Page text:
Homemade Dog Food Feeding Chart – Homemade dog food serving size

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Homemade Dog Food Feeding ChartHomemade dog food serving size according to Dog's Weight.

Homemade Dog Food Feeding Chart - Homemade dog food serving size

5 pounds1 cup3/4 cup1/3 cuppinchCANINE SUPPLEMENT

10 pounds1 1/2 cups1 1/3 cups1/2 cup1/8 teaspoonCANINE SUPPLEMENT

15 pounds2 cups1 1/2 cups1 cup1/8 teaspoonCANINE SUPPLEMENT

20 pounds2 ½ cups2 cups1 1/4 cup1/4 teaspoonCANINE SUPPLEMENT

30 pounds3 1/4 cups2 1/2 cups1 2/3 cup1/4 teaspoonCANINE SUPPLEMENT

40 pounds4 cups3 cups2 ¼ cups1/4 teaspoonCANINE SUPPLEMENT

50 pounds 5 cups3 1/2 cups 2 3/4 cups1/2 teaspoonCANINE SUPPLEMENT

60 pounds5 1/2 cups4 cups3 1/4 cups1/2 teaspoonCANINE SUPPLEMENT
70 pounds6 1/4 cups4 1/2 cups3 3/4 cups3/4 teaspoonCANINE SUPPLEMENT

80 pounds7 cups5 cups4 cups3/4 teaspoonCANINE SUPPLEMENT
90 pounds7 3/4 cups5 1/4 cups4 3/4 cup3/4 teaspoonCANINE SUPPLEMENT
100 pounds8 1/4 cups5 3/4 cups5 1/4 cups1 teaspoonCANINE SUPPLEMENT

120 pounds9 1/2 cups6 1/2 cups6 1/4 cups1 teaspoonCANINE SUPPLEMENT

130 pounds10 cups6 3/4 cups6 1/2 cups1 teaspoonCANINE SUPPLEMENT

140 pounds10 1/2 cups7 cups7 cups1 teaspoonCANINE SUPPLEMENT

150 pounds11 1/4 cups7 1/2 cups7 1/4 cups1 teaspoonCANINE SUPPLEMENT

Home Recipes for Dogs

Get Dog Food Recipes that you can make at home now

Also includes balanced, simple make-at-home diets for common pet health problems, such as Allergies and Cancer

Making and feeding a homemade dog food diet requires the addition of the right mix of minerals, vitamins, and supplements. Without these your dog will become nutritionally deficient which will ultimately make them sick and unhealthy.

* NOTE – The Chart is for a cooked food diet, and intended for a healthy adult dog.

The chart is an example of amounts you should make for different sized dogs when you are feeding a homemade dog food diet.

Each recipe is to be divided into 4 servings.

Feed 2 servings per day, one in the morning and one in the evening.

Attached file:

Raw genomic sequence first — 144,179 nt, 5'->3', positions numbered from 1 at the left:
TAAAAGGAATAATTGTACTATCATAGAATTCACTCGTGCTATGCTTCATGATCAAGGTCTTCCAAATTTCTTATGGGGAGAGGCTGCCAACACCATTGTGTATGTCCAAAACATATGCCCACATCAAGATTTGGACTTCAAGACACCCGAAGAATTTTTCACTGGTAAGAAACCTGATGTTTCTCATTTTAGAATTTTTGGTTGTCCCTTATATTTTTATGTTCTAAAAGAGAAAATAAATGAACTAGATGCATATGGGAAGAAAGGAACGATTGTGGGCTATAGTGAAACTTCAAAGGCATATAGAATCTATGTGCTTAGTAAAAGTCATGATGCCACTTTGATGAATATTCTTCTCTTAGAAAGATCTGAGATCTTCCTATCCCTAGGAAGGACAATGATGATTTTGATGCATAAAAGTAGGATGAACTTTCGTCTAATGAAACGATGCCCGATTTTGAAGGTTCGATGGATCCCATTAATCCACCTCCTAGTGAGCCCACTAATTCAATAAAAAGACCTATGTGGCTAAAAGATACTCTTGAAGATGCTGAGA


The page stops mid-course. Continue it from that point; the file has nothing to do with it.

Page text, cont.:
This dog food recipe in the chart above makes a two day supply for one dog, but you can double the recipe, which is what I do.

This can be kept refrigerated for up to four days, or make big batches and freeze in serving size portions for easy meals. Ready to thaw and serve.


Mix all the ingredients well and serve at room temperature or slightly warm. Never serve hot food to your dog.

Always introduce new foods one at a time. If it isn't tolerated well, then discontinue. My dogs can eat most human grade foods I prepare, but I have learned which ones upset their tummies.

Dogs with special medical needs or illnesses are not candidates for home prepared dog food unless specifically ordered by your veterinarian.

Also puppies under the age of 12 months should receive special premium chemical free and additive free PUPPY FOOD.


The protein choices are any cooked lean meat, poultry, or game.

Your dog will appreciate a variety such as:

  • Beef, Pork, Lamb, Chicken, Duck, Venison, or any other meat that your would consider for your own consumption.
  • Cooked Fish or Eggs (occasionally), are acceptable for a change of pace. Make sure not to feed raw fish.
  • Try Organ meats once in a while, and for a treat sometimes add cottage cheese or yoghurt, which are good protein sources.

Remove fat and drippings from the meat after cooking.

Chop the meat into small bite sized cubes for serving, or use ground meat.


You can use unprocessed oatmeal, brown rice, bulgur, millet, whole wheat couscous, barley, pasta or potatoes as the starch requirement. I slightly overcook this ingredient, as raw grains are not properly digested by dogs.

White or Brown rice is the best choice for dogs with digestive issues (gas or diarrhea).

Slightly overcook pasta or grains, to make them easier to digest.


Vegetables must always be cooked. Puree vegetables and fruits together so they will be easily digested by your dog. You can use a combination of fresh, frozen or canned veggies and fruits.